Needlessly written in ‘academese’ but this article nevertheless makes an important point about the kind of societies we need to foster in order to get to ‘net zero’ carbon (and beyond). In other words, not just the kind of focus-group fuelled politics we’ve been used to for the last 25 years, but… something different.
One of the foundations of modern party political technopopulism was the UK’s New Labour party of the 1990s. Tony Blair’s populist credentials are often overlooked but it was clear from the outset when he made the radical assertion that “New Labour was the political wing of the people as a whole”. This statement was an early signal of his aim to go beyond a partisan class-based politics and draw the sting from the ideological struggles of left and right. It speaks to a holistic view of the society. The epistemic configuration New Labour sought most often to draw on was that of the pollsters. In the Blaire, Mandelson and Campbell coalition we see the emergence of focus group-based politics that though primitive by today’s standards is much closer to the Dominik Cummings model of technopopulism than the techne of either Macron or 5Star.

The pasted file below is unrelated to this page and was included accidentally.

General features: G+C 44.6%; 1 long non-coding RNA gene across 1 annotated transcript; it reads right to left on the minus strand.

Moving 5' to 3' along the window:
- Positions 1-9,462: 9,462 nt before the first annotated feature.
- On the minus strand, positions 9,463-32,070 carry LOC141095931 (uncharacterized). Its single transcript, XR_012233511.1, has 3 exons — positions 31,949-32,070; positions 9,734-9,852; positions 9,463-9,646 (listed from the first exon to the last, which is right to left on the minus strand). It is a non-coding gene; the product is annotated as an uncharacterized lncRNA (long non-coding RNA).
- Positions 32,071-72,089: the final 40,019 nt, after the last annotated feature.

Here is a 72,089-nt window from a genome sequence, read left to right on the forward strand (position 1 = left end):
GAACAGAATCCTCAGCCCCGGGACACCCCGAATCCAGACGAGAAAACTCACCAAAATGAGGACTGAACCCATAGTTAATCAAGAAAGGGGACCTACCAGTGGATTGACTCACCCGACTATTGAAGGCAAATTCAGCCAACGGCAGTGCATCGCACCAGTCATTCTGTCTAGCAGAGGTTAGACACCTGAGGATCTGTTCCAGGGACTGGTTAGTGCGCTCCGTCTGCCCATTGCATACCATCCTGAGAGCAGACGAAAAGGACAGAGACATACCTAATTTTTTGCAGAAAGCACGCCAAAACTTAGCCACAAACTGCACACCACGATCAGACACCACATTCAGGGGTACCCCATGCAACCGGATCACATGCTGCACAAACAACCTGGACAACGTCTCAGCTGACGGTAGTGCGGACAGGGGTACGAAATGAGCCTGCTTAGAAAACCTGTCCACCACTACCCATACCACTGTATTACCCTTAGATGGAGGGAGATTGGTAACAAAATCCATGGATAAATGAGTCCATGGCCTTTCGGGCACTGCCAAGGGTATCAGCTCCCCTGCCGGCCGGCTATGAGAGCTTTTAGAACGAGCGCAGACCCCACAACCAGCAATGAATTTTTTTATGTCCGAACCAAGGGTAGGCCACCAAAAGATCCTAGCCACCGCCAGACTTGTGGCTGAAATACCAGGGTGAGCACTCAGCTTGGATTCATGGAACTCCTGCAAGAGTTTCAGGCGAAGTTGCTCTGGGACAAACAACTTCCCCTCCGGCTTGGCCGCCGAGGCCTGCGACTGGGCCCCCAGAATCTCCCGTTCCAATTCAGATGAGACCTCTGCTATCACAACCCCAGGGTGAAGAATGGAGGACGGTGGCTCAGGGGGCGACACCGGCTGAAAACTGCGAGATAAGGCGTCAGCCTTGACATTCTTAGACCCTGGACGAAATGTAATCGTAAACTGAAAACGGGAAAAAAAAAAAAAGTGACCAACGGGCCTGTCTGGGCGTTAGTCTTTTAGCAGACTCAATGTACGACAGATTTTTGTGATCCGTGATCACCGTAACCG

The obvious predicament of the technopopulist paradigm is that for a variety of reasons very little of these offers contain any trace of the genuine cognitive empowerment we need to transform our polities into knowledge democracies? As leading scholar of deliberative democracy James Fishkin argued focus groups merely ask “..what we think when we don’t think..” That is why it is precisely in the field of experiments in deliberative participation through Citizens’ assemblies that we locate the possibilities transformation. When properly configured (as in the case of the recent climate assembly in France) they offer a far more powerful epistemic foundation.